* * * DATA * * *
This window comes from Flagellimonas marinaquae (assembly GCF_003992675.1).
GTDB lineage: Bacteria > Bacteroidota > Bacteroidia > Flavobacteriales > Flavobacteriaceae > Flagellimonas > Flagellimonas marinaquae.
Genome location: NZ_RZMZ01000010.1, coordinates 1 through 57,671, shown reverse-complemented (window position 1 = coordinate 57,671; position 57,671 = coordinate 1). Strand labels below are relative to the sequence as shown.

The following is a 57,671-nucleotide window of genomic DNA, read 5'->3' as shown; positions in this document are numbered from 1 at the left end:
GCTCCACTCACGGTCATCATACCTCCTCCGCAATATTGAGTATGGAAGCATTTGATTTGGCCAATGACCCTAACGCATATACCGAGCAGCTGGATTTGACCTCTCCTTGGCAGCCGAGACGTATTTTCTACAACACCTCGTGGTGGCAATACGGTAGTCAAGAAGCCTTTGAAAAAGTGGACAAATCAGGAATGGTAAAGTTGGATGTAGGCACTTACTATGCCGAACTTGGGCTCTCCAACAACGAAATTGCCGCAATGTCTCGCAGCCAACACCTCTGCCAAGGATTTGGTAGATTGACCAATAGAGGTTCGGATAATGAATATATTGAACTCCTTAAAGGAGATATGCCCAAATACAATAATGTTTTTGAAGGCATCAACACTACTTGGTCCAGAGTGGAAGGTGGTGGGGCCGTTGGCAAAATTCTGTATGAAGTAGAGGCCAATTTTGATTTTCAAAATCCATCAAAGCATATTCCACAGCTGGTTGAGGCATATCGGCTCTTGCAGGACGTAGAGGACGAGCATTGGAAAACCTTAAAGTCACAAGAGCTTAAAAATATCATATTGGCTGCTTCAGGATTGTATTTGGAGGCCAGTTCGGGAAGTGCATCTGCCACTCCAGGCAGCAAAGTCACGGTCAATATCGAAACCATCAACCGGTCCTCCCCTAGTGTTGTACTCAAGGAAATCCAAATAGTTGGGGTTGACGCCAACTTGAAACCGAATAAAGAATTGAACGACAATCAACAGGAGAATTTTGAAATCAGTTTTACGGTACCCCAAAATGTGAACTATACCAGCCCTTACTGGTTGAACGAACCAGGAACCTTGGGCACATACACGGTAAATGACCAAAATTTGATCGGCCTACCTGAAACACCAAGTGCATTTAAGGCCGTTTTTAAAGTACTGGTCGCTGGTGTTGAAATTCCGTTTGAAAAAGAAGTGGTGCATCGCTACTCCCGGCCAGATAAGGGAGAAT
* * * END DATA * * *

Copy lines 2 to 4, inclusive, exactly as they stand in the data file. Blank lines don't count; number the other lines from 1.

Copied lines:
GTDB lineage: Bacteria > Bacteroidota > Bacteroidia > Flavobacteriales > Flavobacteriaceae > Flagellimonas > Flagellimonas marinaquae.
Genome location: NZ_RZMZ01000010.1, coordinates 1 through 57,671, shown reverse-complemented (window position 1 = coordinate 57,671; position 57,671 = coordinate 1). Strand labels below are relative to the sequence as shown.

The following is a 57,671-nucleotide window of genomic DNA, read 5'->3' as shown; positions in this document are numbered from 1 at the left end: